The all-British world heavyweight title showdown between Anthony Joshua and Tyson Fury has moved a step closer, according to Joshua’s promoter Eddie Hearn.
Hearn told ESPN that both parties have signed a two-fight deal which will see them put their respective belts on the line in back-to-back showdowns.
Here the PA news agency takes a look at the potential consequences of the announcement including when, where, how and who.
It is a significant development, but don’t book your big fight tickets just yet. Fury’s side are yet to confirm their satisfaction with the alleged deal, and further negotiations will be necessary before a date and venue are can be set in stone. Throw in Fury’s notorious unpredictability – only at the weekend was he claiming the fight was “nowhere near” and that he was subsisting on 12 pints of lager per day – and, of course, the vagaries of a global pandemic, and the showdown still seems a long way off.
Negotiations had advanced on the basis that the pair would split proceeds 50-50 from their first fight, with the victor taking a 60-40 cut for the rematch. Joshua’s WBA, IBF and WBO belts, and Fury’s WBC title, will be on the line, politics permitting. It has been estimated that each man could earn more than £50million from their first fight alone.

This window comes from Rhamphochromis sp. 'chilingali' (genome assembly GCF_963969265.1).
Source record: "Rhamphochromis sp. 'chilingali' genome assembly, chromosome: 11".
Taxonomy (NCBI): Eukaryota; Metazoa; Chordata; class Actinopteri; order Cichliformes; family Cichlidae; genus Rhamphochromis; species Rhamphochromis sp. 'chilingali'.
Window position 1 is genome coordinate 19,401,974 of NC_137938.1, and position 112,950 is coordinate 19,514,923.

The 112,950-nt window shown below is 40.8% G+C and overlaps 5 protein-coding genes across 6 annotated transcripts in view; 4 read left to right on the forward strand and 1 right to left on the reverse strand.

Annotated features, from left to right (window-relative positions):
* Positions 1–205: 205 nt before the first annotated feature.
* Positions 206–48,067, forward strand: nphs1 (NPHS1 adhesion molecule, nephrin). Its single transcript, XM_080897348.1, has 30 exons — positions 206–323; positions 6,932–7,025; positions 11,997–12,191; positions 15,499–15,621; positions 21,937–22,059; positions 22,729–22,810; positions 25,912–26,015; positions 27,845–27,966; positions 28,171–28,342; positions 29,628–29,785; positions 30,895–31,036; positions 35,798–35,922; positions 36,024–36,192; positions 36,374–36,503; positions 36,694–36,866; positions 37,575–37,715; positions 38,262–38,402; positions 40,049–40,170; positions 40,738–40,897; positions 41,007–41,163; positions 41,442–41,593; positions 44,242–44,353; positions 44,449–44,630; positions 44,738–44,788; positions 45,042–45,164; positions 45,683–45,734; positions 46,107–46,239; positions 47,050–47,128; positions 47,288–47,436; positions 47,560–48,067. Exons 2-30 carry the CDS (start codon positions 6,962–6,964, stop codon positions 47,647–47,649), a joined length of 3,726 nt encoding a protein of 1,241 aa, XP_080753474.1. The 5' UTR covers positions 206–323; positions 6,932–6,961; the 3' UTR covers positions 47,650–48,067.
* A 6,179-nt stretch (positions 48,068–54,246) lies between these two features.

Not Britain. Hearn claims up to nine venues have expressed an interest in staging the all-British contest, but nowhere in the UK could come close to stumping up the gigantic site fee that would entail. Inevitably the focus falls on the United States and the Middle East, with Saudi Arabia probably favourite having already staged Joshua’s rematch win over Andy Ruiz Jr in December 2019. With a live audience nowhere near as crucial a factor in the Kingdom, it could shrug off the losses incurred by any prospective coronavirus restrictions, something which would keep prospective American hosts sweating, considering the desire to push through the first fight this summer.
Based on their most recent outings alone, Fury must start as favourite. He bashed Wilder into submission, while Joshua merely did what was required of him in dispatching Ruiz second time round, followed by Kubrat Pulev. But Fury brings with him that self-proclaimed drinking binge and – assuming no time for warm-up fights – inactivity stretching back to February last year. There are too many imponderables at this stage to make an educated judgement either way, and that, of course, is part of what gives this fight its appeal.